My hatred of glasses goes back more than 30 years, when an optometrist put a pair on me and said, “Does that seem better?”
He had no idea. Until that day, I had always seen the world in shady outlines, a beautiful blur that fueled my imagination (even if it did cause me to trip a lot). The glasses sharpened corners, added definition, created edges. I wasn’t sure I liked it. And I definitely didn’t like being one of the few four-eyed fourth graders. I treated the glasses with contempt, whipping them in my pocket as soon as I got on the bus. As soon I could get contacts, I did.
Glasses became much cooler over the years, of course. Yet I resisted. I had a pair in college that I wore around the dorm and I kept those things far longer than I should have. I’d wear them in public only when a contact had ripped, even after ophthalmologists told me that I’d be able to see better with glasses.
My husband (who owned a fabulous pair of Prada frames) bought me a great pair of fancy – and expensive – French glasses shortly after our wedding. I loved the cats-eye shape, but still didn’t feel comfortable wearing them in public. Ironically, I lost them on an overnight flight to Paris. No photos of them remain.
On my recent trip to Finland, I couldn’t help noticing that the Finn love for design extended to their eyewear. Everyone in the country, it seemed, had an awesome pair of glasses. Even in Lapland, where this couple own a golf course above the Arctic Circle, their frames were beyond reproach.
So when I found time to kill before one of our trains, I wandered into SpecSavers, the Finnish equivalent of LensCrafters. I wanted to see what kind of choices were available at the cheap end of the spec-trum.
Immediately I noticed that the selection at SpecSavers seemed much better than that at my local stores. I loved the selection, but had no idea what to pick.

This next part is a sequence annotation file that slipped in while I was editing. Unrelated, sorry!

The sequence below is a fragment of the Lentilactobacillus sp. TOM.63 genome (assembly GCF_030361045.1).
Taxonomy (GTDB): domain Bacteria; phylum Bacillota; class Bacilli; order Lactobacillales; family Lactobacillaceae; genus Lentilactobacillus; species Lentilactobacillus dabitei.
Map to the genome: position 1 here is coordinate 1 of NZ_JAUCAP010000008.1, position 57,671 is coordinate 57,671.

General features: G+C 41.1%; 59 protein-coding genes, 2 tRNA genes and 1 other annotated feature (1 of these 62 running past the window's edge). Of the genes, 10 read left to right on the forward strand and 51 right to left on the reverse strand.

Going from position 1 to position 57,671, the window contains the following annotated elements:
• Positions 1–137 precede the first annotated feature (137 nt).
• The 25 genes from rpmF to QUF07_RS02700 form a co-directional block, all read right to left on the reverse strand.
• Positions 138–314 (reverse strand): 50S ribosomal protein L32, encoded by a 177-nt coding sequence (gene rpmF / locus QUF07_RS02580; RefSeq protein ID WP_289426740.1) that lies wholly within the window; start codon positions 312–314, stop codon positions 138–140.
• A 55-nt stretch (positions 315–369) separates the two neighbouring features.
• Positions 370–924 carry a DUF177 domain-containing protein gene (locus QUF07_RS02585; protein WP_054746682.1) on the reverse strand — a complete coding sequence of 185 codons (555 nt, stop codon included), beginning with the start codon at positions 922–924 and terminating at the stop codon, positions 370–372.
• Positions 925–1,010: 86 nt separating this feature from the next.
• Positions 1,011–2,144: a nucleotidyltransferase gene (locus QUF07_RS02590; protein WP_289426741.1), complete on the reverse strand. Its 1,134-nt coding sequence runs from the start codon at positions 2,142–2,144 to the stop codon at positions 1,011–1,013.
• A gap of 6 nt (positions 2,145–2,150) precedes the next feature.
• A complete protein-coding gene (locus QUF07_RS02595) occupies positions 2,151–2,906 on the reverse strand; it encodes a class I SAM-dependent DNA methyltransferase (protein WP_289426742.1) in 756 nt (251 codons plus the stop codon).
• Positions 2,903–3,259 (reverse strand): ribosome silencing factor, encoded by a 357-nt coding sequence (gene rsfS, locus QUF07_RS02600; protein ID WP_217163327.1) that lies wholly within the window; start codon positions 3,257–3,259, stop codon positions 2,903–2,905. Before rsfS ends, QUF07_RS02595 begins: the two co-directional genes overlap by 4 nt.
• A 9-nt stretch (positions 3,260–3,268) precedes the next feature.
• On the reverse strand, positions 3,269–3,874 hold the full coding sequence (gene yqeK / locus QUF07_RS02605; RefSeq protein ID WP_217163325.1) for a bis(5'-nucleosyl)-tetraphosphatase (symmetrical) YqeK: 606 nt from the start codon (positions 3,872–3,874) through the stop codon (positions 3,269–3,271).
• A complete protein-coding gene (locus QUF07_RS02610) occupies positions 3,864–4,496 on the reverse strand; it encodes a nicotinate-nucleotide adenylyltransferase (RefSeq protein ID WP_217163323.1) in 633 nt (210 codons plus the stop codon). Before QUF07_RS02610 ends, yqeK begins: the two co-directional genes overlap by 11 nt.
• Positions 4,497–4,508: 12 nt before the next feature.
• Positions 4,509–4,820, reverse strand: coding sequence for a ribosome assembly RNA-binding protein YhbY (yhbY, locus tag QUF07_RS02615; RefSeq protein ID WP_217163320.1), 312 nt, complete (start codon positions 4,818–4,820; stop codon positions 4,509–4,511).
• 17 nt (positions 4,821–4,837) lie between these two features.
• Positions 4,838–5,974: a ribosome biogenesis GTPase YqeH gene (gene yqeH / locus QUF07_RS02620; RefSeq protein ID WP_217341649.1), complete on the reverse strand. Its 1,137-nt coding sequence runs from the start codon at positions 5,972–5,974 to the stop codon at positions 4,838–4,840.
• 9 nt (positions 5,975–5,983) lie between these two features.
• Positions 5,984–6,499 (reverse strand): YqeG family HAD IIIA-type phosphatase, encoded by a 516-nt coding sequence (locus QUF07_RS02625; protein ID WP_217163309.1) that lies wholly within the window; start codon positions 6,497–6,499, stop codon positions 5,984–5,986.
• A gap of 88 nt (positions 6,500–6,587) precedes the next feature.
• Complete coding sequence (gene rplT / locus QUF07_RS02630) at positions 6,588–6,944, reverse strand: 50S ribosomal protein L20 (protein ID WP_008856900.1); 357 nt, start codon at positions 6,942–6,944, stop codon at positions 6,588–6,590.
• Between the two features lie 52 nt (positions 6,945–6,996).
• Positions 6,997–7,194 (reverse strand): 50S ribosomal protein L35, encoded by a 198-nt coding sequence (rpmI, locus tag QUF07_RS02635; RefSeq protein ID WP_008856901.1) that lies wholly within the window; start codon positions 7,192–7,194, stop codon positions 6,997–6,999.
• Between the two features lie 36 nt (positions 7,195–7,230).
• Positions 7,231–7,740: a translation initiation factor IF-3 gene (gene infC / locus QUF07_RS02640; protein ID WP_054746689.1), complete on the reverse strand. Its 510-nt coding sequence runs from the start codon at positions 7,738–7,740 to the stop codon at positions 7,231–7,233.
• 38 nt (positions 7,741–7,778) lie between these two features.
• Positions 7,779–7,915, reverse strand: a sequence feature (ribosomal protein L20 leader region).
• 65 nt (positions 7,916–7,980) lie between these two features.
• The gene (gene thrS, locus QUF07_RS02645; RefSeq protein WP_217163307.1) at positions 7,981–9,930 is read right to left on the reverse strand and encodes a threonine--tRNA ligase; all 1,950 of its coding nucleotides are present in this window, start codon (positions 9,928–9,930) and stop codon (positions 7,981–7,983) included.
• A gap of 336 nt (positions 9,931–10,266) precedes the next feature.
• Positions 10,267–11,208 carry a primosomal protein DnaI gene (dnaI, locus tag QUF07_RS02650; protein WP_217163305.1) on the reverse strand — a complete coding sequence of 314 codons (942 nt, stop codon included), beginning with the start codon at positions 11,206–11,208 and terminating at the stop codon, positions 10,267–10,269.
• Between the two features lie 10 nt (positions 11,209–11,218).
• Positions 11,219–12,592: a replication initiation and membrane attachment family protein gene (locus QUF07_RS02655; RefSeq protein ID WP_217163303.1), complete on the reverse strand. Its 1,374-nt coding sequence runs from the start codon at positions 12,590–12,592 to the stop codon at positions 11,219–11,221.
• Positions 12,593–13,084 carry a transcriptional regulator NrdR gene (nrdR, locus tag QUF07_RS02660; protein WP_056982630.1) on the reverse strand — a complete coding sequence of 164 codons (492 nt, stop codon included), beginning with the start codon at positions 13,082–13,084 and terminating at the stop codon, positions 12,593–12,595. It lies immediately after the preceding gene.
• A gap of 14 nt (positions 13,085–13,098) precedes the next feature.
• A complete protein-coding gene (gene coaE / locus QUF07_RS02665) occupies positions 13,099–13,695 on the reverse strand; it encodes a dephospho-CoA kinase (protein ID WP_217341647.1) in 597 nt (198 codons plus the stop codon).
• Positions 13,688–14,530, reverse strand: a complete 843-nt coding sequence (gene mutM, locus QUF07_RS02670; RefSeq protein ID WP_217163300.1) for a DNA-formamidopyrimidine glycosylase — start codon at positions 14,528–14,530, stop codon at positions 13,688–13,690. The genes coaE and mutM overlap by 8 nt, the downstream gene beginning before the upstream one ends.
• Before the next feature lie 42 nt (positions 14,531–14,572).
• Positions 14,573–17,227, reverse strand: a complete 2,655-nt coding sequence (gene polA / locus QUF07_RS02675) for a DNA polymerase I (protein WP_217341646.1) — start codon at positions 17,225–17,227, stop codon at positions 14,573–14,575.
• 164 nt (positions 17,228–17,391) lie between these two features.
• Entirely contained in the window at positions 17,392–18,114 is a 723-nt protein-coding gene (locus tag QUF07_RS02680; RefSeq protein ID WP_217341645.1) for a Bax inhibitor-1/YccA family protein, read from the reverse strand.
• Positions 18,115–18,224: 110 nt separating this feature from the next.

Enter Anna. She never cracked a smile and seemed much more Russian than Finn, but she did find me glasses that I’m proud to wear.
She approached me as I stood in front of the mirror with a pair I had picked out. She shook her head, telling me what I already thought.
“No! Those are not right.”
Meekly, I put them back. “What would you suggest?” I asked.
She looked at me, then pulled out a thick pair of black frames with green-yellow accents. I recoiled at the color. “That’s not going to work with my hair,” I told Anna.
She shook her head, rejecting my concerns. “Put them on,” she ordered. So I did. And….she was right. The larger frames complemented my face and the color looked cool, not icky. It was an instant fit.
I still wanted a second opinion. I pointed to a pair that I liked on the shelf. What about those?
Anna immediately shot me down. “No. They will not look good.” I put them on anyway. She was right. Yellow frames it is.
But Anna wasn’t done with me yet. The shop was having a two for one sale, so I could get another pair of frames for 80 euro. At this point, my free will was long gone. “Could you pick out another pair?” I asked her. She selected a thinner pair of frames that were red – again, a color I never would have chosen. They looked great. It was official: Anna was the glasses whisperer.
I brought the frames back to the US and got the prescription filled at Costco. And now I’ve gone from being the girl who never knew where her glasses were to the one who never wants to take them off. It’s taken 30 years but….finally, thanks to the stern yet astute Anna….I have glasses that I love.
Thanks to The Eurail Group, which sponsored my trip to Finland.